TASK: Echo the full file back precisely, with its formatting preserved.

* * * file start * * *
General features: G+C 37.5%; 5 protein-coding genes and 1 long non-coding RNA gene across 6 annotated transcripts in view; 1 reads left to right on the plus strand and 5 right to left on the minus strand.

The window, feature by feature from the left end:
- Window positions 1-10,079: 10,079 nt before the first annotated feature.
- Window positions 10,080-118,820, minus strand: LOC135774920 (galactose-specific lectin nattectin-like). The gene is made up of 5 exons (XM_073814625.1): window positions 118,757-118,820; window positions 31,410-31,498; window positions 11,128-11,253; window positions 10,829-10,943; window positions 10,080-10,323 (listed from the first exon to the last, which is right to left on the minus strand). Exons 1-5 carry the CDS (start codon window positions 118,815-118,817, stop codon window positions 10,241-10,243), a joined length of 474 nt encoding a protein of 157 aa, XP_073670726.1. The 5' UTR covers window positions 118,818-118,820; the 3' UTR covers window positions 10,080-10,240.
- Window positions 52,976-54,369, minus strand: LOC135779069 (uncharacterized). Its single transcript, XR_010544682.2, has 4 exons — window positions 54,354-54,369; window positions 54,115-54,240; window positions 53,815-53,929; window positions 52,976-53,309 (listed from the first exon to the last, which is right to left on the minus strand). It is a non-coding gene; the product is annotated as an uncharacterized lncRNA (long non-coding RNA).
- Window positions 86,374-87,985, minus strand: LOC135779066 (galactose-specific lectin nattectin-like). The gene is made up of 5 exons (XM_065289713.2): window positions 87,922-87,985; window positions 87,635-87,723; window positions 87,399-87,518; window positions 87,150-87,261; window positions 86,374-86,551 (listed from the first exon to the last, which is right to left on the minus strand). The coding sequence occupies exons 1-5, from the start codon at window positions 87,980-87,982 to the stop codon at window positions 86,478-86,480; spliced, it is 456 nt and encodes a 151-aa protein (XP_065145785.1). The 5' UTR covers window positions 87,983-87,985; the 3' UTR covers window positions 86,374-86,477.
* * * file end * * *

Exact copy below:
General features: G+C 37.5%; 5 protein-coding genes and 1 long non-coding RNA gene across 6 annotated transcripts in view; 1 reads left to right on the plus strand and 5 right to left on the minus strand.

The window, feature by feature from the left end:
- Window positions 1-10,079: 10,079 nt before the first annotated feature.
- Window positions 10,080-118,820, minus strand: LOC135774920 (galactose-specific lectin nattectin-like). The gene is made up of 5 exons (XM_073814625.1): window positions 118,757-118,820; window positions 31,410-31,498; window positions 11,128-11,253; window positions 10,829-10,943; window positions 10,080-10,323 (listed from the first exon to the last, which is right to left on the minus strand). Exons 1-5 carry the CDS (start codon window positions 118,815-118,817, stop codon window positions 10,241-10,243), a joined length of 474 nt encoding a protein of 157 aa, XP_073670726.1. The 5' UTR covers window positions 118,818-118,820; the 3' UTR covers window positions 10,080-10,240.
- Window positions 52,976-54,369, minus strand: LOC135779069 (uncharacterized). Its single transcript, XR_010544682.2, has 4 exons — window positions 54,354-54,369; window positions 54,115-54,240; window positions 53,815-53,929; window positions 52,976-53,309 (listed from the first exon to the last, which is right to left on the minus strand). It is a non-coding gene; the product is annotated as an uncharacterized lncRNA (long non-coding RNA).
- Window positions 86,374-87,985, minus strand: LOC135779066 (galactose-specific lectin nattectin-like). The gene is made up of 5 exons (XM_065289713.2): window positions 87,922-87,985; window positions 87,635-87,723; window positions 87,399-87,518; window positions 87,150-87,261; window positions 86,374-86,551 (listed from the first exon to the last, which is right to left on the minus strand). The coding sequence occupies exons 1-5, from the start codon at window positions 87,980-87,982 to the stop codon at window positions 86,478-86,480; spliced, it is 456 nt and encodes a 151-aa protein (XP_065145785.1). The 5' UTR covers window positions 87,983-87,985; the 3' UTR covers window positions 86,374-86,477.